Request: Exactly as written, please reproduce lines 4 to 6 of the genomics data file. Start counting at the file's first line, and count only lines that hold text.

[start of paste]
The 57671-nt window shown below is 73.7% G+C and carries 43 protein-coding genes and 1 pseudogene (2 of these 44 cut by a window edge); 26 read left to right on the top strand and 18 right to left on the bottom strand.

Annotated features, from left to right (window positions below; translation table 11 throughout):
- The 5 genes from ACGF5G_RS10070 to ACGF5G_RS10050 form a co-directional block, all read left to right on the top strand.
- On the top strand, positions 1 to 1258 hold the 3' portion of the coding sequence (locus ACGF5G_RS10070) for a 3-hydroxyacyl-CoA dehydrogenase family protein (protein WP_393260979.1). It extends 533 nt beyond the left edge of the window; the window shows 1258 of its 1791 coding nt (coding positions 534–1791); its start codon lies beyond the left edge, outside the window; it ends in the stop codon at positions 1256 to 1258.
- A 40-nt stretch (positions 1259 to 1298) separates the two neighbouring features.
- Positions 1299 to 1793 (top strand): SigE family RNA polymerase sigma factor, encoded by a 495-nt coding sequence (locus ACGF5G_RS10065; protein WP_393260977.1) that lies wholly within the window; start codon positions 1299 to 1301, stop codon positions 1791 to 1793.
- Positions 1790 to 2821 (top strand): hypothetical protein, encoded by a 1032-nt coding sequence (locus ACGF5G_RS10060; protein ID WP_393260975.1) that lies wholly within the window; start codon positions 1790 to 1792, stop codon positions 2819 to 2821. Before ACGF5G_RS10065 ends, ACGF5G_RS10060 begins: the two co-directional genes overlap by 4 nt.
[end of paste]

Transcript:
- On the top strand, positions 1 to 1258 hold the 3' portion of the coding sequence (locus ACGF5G_RS10070) for a 3-hydroxyacyl-CoA dehydrogenase family protein (protein WP_393260979.1). It extends 533 nt beyond the left edge of the window; the window shows 1258 of its 1791 coding nt (coding positions 534–1791); its start codon lies beyond the left edge, outside the window; it ends in the stop codon at positions 1256 to 1258.
- A 40-nt stretch (positions 1259 to 1298) separates the two neighbouring features.
- Positions 1299 to 1793 (top strand): SigE family RNA polymerase sigma factor, encoded by a 495-nt coding sequence (locus ACGF5G_RS10065; protein WP_393260977.1) that lies wholly within the window; start codon positions 1299 to 1301, stop codon positions 1791 to 1793.